This is a town, not an amusement park. But it seems like local officials and some business owners don’t recognize the impact of their decisions. It is SO much louder here than last year, and those coming to recreate after being pent up during a pandemic seem to have an entitlement and intensity that is also new.

Razors and other UTVs could have better mufflers and quieter exhaust systems. Heck, they could be electric and totally silent—imagine that! Instead, they are intentionally designed to be loud, because for some it is fun to make that kind of noise. But for those of us who live here in our community, who are trying to have a life in this town, it’s not so fun. For us, the result is annoying and at times deafening sound going later into the night and starting earlier in the morning than ever before.

At the south end of town, the sound bounces off the Moab Rim so loudly that often the noise pollution is as loud as living in a big city next to a freeway. And for some ridiculous reason, now groups of UTV renters, sometimes with local guides and sometimes just running in packs, drive up and down dead-end residential streets, sending our kids and dogs scattering and literally rattling our windows. When will it end?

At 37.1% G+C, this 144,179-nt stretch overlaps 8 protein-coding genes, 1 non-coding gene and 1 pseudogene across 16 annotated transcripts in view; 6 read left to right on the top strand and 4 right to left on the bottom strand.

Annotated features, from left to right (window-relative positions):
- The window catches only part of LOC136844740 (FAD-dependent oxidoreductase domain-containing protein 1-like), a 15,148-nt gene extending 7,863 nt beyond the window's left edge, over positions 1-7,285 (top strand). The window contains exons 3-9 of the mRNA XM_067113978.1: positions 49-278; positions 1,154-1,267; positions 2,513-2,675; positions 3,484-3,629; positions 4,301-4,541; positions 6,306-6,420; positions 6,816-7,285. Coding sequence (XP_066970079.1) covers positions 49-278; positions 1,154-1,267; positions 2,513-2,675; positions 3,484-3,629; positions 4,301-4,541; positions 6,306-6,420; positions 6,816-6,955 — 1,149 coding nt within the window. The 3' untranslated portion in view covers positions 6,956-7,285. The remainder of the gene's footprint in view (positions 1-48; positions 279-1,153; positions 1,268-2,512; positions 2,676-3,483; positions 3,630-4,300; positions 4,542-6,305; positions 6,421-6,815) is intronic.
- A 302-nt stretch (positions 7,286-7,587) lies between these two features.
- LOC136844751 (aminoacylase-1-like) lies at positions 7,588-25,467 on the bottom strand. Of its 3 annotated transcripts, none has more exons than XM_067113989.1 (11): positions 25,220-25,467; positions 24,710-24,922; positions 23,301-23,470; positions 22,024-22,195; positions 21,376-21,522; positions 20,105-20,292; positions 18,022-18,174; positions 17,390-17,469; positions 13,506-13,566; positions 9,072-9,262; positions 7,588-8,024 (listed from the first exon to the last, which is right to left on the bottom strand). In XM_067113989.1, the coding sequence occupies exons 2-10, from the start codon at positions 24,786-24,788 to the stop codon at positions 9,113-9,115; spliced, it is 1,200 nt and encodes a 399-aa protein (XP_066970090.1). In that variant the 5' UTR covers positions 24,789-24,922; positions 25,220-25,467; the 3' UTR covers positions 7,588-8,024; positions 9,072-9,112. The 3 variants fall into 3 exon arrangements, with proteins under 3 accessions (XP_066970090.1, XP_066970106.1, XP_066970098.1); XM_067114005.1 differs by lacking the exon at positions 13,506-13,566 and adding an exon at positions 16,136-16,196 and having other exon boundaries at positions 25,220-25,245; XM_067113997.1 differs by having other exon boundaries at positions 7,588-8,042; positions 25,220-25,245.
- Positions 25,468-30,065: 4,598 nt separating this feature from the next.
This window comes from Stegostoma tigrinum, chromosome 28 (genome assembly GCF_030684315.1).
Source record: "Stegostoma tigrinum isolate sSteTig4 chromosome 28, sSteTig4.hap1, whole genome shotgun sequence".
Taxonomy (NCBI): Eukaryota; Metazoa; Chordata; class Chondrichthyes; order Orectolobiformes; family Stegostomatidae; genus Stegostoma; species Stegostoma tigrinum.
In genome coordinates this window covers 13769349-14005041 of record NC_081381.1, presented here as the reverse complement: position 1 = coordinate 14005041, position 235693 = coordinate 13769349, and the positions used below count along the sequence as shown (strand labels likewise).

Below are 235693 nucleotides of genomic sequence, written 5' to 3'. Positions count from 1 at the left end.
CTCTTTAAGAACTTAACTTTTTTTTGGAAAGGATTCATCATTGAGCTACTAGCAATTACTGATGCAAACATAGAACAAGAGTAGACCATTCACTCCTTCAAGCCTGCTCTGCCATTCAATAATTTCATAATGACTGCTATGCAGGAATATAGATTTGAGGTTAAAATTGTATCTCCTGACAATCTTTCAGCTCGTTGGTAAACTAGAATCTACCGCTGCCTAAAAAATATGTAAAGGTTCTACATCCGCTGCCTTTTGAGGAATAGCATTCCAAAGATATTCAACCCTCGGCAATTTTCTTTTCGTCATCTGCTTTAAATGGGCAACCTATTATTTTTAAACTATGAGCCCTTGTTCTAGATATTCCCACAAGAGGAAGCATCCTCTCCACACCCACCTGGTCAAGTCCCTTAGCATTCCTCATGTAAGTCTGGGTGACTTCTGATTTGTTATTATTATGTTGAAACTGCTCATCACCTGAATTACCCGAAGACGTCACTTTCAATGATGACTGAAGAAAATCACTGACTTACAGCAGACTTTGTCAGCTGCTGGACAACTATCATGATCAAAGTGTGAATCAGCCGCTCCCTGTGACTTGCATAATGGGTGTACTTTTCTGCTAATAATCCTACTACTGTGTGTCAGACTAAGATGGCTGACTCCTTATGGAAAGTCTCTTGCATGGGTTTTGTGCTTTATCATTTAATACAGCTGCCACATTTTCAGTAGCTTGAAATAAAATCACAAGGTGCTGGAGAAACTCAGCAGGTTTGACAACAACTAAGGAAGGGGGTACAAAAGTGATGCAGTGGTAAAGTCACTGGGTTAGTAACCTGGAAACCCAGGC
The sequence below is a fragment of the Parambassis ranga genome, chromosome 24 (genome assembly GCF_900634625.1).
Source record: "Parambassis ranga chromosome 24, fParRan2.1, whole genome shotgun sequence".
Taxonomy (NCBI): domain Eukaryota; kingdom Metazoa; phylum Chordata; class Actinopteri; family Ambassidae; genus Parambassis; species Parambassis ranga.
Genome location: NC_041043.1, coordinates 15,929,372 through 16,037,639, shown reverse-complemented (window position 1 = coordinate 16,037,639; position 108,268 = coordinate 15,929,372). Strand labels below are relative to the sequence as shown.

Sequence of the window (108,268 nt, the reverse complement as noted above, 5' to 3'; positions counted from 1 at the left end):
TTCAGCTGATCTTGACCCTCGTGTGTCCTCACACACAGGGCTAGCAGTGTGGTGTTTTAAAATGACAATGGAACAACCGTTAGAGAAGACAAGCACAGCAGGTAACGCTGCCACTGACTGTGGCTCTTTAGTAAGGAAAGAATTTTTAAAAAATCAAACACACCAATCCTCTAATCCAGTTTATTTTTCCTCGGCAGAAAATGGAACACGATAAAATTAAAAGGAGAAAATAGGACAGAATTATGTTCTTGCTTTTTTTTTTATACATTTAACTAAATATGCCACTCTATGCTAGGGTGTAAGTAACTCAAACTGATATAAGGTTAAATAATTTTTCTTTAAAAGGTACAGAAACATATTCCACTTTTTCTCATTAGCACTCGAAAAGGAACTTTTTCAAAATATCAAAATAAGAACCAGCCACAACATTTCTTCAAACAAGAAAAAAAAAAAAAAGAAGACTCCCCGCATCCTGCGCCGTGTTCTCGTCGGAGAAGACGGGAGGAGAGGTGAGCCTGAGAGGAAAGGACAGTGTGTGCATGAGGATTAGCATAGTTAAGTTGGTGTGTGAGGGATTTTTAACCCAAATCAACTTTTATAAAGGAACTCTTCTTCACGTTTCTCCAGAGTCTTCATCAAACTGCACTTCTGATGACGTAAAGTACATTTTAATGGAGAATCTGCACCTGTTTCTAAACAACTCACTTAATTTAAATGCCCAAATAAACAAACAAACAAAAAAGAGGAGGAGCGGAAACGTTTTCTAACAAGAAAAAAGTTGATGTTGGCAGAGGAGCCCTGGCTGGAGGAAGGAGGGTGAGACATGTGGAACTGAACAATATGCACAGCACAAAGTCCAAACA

These vehicles should never have been considered street legal, and in many parts of the country they aren’t. Some people in other towns aren’t facing this the same way Moabites are. The ‘Throttle Down in Town’ campaign isn’t working and how could it, when it gets a fraction of the funding and support that UTV rental and tourism ad campaigns get.

With more places to rent UTVs appearing each season and Bureau of Land Management leadership committed to opening even more wild spaces to loud use, those who want some quiet recreation or just some peace and quiet in our own homes are wondering if Moab is still a place for us. It’s time for the city and county leaders and decision-makers to make decisions that support the people who live here.

Celia Alario